In the event of unsuccessful challenges to the arbitration award or failure to comply with
the award, the prevailing party is ordinarily entitled to costs, including a reasonable
attorneys’ fee for having to compel arbitration or defend or enforce the award.
In the event a dispute shall arise between the parties to this contract, it is hereby agreed
that the dispute shall be referred to the American Arbitration Association for arbitration
in accordance with American Arbitration Association Rules of Arbitrations. The
arbitrator’s decision shall be final and binding and judgment shall be entered thereon.
WHEN IS ARBITRATION USED? Arbitration is used in many different
fields, and its use continues to
increase. Some contexts in which
parties commonly use arbitration
Consumer disputes, to resolve
disputes between consumers
and companies. Commercial contexts, to
resolve disputes between
companies. Employment and labor
disputes, to resolve disputes
between workers, or between
employers and employees.
Professional sports leagues, to
THE ABCS OF
Arbitration is a form of dispute resolution in which an arbitrator hears a dispute in a
private, court-like setting and then makes a final decision that binds the parties. The
parties select the arbitrator, who is often an
expert in the subject areas of the dispute. The
emphasis is on the equity of the situation and
not on the technicalities of the law. For these,
and many other reasons, arbitration can be a useful tool for resolving disputes. However, it
can also pose traps for the unwary.
First, it is important to understand the
difference between arbitration and other types
of alternative dispute resolution such as simple
negotiations and mediation. In negotiations, the
parties are in control of the process as well as the
outcome. In mediation, the mediator controls
the process, but the parties control the outcome.
Arbitration is a more formal process. The parties can set the parameters of the arbitration
before the hearing, but in the hearing it is the
arbitrator-not the parties-who controls both
the process and the outcome. Unlike negotiation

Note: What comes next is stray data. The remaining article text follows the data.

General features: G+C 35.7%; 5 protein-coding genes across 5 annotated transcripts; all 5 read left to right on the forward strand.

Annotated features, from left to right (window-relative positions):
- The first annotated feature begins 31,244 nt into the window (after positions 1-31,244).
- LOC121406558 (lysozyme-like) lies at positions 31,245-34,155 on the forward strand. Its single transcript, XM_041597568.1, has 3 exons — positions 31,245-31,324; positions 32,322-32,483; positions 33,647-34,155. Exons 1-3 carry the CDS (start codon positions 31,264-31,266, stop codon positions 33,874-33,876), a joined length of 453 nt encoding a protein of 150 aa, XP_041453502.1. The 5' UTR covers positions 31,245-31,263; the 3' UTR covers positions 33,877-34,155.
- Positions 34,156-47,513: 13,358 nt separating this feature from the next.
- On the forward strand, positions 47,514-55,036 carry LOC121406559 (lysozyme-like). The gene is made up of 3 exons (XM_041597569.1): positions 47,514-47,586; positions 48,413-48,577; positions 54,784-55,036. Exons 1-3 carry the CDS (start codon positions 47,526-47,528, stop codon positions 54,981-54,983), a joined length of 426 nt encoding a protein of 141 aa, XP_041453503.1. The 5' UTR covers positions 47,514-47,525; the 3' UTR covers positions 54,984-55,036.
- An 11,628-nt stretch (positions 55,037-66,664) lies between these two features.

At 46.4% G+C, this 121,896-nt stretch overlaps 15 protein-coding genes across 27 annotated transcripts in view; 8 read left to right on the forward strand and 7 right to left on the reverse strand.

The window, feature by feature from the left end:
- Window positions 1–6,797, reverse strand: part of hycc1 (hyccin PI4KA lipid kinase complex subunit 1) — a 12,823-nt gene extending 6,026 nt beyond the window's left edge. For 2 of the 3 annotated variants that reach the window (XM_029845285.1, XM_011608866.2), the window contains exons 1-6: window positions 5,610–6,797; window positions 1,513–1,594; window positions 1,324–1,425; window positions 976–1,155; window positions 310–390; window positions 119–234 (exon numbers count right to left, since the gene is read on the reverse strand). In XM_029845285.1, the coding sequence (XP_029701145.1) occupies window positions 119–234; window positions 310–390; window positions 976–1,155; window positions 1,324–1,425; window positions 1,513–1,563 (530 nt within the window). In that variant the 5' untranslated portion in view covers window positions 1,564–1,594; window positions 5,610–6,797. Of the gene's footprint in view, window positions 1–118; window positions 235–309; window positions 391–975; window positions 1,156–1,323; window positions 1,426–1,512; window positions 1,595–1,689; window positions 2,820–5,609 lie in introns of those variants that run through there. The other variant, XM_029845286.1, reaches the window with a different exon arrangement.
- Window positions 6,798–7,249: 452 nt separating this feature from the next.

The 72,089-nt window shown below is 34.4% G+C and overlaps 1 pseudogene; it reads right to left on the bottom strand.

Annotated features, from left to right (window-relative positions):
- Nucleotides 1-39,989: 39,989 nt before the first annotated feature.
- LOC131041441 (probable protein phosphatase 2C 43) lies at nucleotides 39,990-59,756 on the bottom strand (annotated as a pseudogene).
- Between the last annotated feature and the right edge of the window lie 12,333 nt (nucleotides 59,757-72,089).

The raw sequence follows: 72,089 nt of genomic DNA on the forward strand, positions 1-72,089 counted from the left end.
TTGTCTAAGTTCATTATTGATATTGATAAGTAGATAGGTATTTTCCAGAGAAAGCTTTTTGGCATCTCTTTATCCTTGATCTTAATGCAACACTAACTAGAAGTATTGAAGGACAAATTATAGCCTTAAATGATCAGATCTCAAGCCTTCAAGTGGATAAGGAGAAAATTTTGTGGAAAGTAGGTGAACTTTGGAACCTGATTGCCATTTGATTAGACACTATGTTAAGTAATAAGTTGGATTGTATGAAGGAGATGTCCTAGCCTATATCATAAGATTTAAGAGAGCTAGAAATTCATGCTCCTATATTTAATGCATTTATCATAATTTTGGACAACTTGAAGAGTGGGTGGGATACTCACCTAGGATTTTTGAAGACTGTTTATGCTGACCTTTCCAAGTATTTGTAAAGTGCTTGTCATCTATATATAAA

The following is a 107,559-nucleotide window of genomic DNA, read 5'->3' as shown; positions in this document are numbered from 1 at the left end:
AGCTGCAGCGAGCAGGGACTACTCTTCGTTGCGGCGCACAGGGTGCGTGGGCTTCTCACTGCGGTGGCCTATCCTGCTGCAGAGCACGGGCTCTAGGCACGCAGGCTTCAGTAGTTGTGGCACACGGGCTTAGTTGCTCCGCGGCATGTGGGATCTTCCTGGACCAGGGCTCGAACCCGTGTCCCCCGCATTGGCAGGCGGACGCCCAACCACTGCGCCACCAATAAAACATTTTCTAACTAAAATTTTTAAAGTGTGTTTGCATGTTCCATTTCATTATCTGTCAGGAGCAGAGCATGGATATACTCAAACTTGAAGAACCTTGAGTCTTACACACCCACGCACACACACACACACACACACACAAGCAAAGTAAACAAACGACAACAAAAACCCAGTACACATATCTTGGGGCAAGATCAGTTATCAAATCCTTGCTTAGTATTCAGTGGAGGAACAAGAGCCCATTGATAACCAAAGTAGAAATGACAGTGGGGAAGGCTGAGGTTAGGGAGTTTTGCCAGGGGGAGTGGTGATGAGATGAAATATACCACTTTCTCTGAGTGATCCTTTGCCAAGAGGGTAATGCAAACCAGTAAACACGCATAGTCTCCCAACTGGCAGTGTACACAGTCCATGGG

and mediation, in which the parties agree on a
solution in their mutual interest (or are free not
to reach agreement), an arbitrator’s decision is
valid regardless of whether or not it satisfies the parties. As a result, arbitration may be a
more adversarial process than mediation or
Disputes can end up in arbitration through a number of routes, some voluntary and some
required by a court order or previous agreement.
Arbitration is voluntary when two willing parties
agree to the process as a means of resolving their
dispute. This sometimes happens if the parties
have already tried negotiation and! or mediation
without success but are still looking for an
alternative to litigation. If you are thinking about
voluntarily going to arbitration, it can be helpful
to consider whether the dispute is primarily
about interests or about rights. If parties can
resolve their dispute by reaching a compromise
relating to their interests, then negotiation or
mediation probably is a more desirable option
than arbitration. However, if the parties believe
their legal rights are at stake in the dispute, then
arbitration is probably preferable.
Sometimes, a court may order parties to
participate in nonbinding arbitration prior to trial. This means that the parties are not legally bound to comply with the arbitrator’s
decision and may continue with litigation if they wish. Judges sometimes order parties
to arbitration because it will give each side a sense of the strength of its case.
Some disputes are required to go to arbitration based on an arbitration clause. These clauses, which are found in contracts, state that disputes over the contracted
matters must be resolved through arbitration. An arbitration clause might look
something like this:
Arbitrations arising under an arbitration agreement are usually binding, unless
otherwise provided in the arbitration clause. This means that the parties are legally
obliged to comply with the arbitrator’s decision and have very limited rights to appeal
the decision to a court.
If you have agreed to the terms of a credit
card, insurance policy, or bank loan, it is likely
that you have agreed to an arbitration clause.
Often the arbitration clause is included in the
fine print of an agreement. However, arbitration
clauses do not have to be part of your initial
agreement with a company. For example, credit
card companies may include in your monthly
statement an arbitration clause providing that
continued used of the credit card constitutes
agreement to the arbitration provisions.
Arbitration clauses can even be retroactive,
applying to disputes that arose before you
agreed to the arbitration clause.
Although you are generally bound by any
arbitration clause to which you agree, there
may be some ways to negotiate such an agreement. For example, you may be able to argue
that your case is not the type of dispute covered
by the arbitration clause. Or, you may be able to
argue that, because an arbitration clause gives one side a large advantage over the other, it is
so unfair (usually referred to as “unconscionable” in legal terms) as to be invalid. If
you think this is the case with an arbitration agreement you have entered into, talk
to your lawyer, who will be able to help you understand the agreement and your
options going forward.